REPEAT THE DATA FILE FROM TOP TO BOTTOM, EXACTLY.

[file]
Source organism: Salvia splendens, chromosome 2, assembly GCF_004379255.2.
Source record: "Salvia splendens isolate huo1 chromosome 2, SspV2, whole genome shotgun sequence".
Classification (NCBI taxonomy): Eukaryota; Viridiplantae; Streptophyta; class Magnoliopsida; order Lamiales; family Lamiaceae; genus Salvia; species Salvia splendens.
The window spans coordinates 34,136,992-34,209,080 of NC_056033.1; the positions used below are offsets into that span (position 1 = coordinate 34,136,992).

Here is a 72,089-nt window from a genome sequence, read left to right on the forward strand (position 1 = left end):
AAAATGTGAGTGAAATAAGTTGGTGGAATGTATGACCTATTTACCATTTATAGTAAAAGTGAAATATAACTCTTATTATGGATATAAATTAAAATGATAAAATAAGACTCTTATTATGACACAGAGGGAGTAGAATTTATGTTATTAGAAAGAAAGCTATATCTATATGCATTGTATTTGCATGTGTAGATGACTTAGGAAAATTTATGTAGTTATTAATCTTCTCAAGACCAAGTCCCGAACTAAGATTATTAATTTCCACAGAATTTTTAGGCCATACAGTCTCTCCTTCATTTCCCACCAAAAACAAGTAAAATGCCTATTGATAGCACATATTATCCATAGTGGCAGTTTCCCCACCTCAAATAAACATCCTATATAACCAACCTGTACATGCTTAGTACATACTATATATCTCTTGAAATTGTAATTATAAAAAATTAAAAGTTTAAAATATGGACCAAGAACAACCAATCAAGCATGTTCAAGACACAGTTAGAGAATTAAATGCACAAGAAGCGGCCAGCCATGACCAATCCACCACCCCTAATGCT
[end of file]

Source organism: Salvia splendens, chromosome 2, assembly GCF_004379255.2.
Source record: "Salvia splendens isolate huo1 chromosome 2, SspV2, whole genome shotgun sequence".
Classification (NCBI taxonomy): Eukaryota; Viridiplantae; Streptophyta; class Magnoliopsida; order Lamiales; family Lamiaceae; genus Salvia; species Salvia splendens.
The window spans coordinates 34,136,992-34,209,080 of NC_056033.1; the positions used below are offsets into that span (position 1 = coordinate 34,136,992).

Here is a 72,089-nt window from a genome sequence, read left to right on the forward strand (position 1 = left end):
AAAATGTGAGTGAAATAAGTTGGTGGAATGTATGACCTATTTACCATTTATAGTAAAAGTGAAATATAACTCTTATTATGGATATAAATTAAAATGATAAAATAAGACTCTTATTATGACACAGAGGGAGTAGAATTTATGTTATTAGAAAGAAAGCTATATCTATATGCATTGTATTTGCATGTGTAGATGACTTAGGAAAATTTATGTAGTTATTAATCTTCTCAAGACCAAGTCCCGAACTAAGATTATTAATTTCCACAGAATTTTTAGGCCATACAGTCTCTCCTTCATTTCCCACCAAAAACAAGTAAAATGCCTATTGATAGCACATATTATCCATAGTGGCAGTTTCCCCACCTCAAATAAACATCCTATATAACCAACCTGTACATGCTTAGTACATACTATATATCTCTTGAAATTGTAATTATAAAAAATTAAAAGTTTAAAATATGGACCAAGAACAACCAATCAAGCATGTTCAAGACACAGTTAGAGAATTAAATGCACAAGAAGCGGCCAGCCATGACCAATCCACCACCCCTAATGCT